Contributions to cryptanalysis: design and analysis of cryptographic hash functions
thesisposted on 28.03.2022, 13:26 by Przemysław Szczepan Sokołowski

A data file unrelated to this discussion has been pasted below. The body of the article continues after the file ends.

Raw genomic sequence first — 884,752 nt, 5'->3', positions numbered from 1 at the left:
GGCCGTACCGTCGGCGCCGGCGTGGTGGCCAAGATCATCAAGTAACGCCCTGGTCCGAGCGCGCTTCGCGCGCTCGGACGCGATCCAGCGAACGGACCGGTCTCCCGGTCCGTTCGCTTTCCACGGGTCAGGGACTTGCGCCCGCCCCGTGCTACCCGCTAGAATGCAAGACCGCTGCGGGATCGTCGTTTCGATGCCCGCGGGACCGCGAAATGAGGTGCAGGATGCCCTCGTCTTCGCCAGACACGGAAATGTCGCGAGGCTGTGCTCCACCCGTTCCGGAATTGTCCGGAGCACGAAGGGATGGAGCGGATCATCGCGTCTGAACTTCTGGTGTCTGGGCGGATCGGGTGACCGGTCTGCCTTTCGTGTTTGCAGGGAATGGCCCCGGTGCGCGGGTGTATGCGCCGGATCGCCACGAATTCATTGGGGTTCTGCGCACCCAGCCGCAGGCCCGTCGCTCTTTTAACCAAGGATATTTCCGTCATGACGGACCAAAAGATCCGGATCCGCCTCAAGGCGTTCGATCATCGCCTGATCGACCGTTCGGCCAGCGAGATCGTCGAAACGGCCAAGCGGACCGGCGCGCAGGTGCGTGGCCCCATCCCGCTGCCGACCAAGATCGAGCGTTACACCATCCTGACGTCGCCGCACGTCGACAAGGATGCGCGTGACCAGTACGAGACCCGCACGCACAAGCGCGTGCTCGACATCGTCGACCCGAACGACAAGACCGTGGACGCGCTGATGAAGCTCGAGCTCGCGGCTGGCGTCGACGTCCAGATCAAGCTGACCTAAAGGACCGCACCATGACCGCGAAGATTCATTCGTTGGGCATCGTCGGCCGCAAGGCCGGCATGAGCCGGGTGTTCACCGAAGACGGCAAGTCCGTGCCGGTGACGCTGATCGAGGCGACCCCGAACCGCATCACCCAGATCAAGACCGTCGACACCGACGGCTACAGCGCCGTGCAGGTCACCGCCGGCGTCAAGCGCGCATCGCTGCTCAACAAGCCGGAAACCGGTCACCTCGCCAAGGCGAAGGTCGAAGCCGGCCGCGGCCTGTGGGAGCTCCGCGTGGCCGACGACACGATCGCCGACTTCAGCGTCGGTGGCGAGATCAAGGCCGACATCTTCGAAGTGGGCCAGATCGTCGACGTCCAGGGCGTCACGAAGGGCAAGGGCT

"A cryptographic hash function is a mechanism producing a fixed-length output of a message of arbitrary length. It fullfils a collection of security requirements guaranteeing that a hash function does not introduce any weakness into the system to which it is applied. The example applications of cryptographic hash functions include digital signatures and message authentication codes. This thesis analyzes cryptographic hash functions and studies the design principles in the construction of secure cryptographic hash functions. We investigate the problem of building hash functions from block ciphers and the security properties of different structures used to design compression functions. We show that we can build open-key differential distinguishers for Crypton, Hierocrypt-3, SAFER++ and Square. We know that our attack on SAFER++ is the first rebound attack with standard differentials. To demonstrate the efficiency of proposed distinguishers, we provide formal proof of a lower bound for finding a differential pair that follows a truncated differential in the case of a random permutation. Our analysis shows that block ciphers used as the underlying primitive should also be analyzed in the open-key model to prevent possible collision attacks. We analyze the IDEA-based hash functions in a variety of cipher modes. We present practical complexity collision search attacks and preimage attacks, where we exploit a null weak-key and a new non-trivial property of IDEA. We prove that even if a cipher is considered secure in the secret-key model, one has to be very careful when using it as a building block in the hashing modes. Finally, we investigate the recent rotational analysis. We show how to extend the rotational analysis to subtractions, shifts, bit-wise Boolean functions, multi additions and multi subtractions. In particular, we develop formulae for calculation of probabilities of preserving the rotation property for multiple modular additions and subtractions. We examine S-functions and its application to the rotational analysis. The findings are applied to BMW and SIMD. We also propose a new shift distinguisher and apply it to Shabal.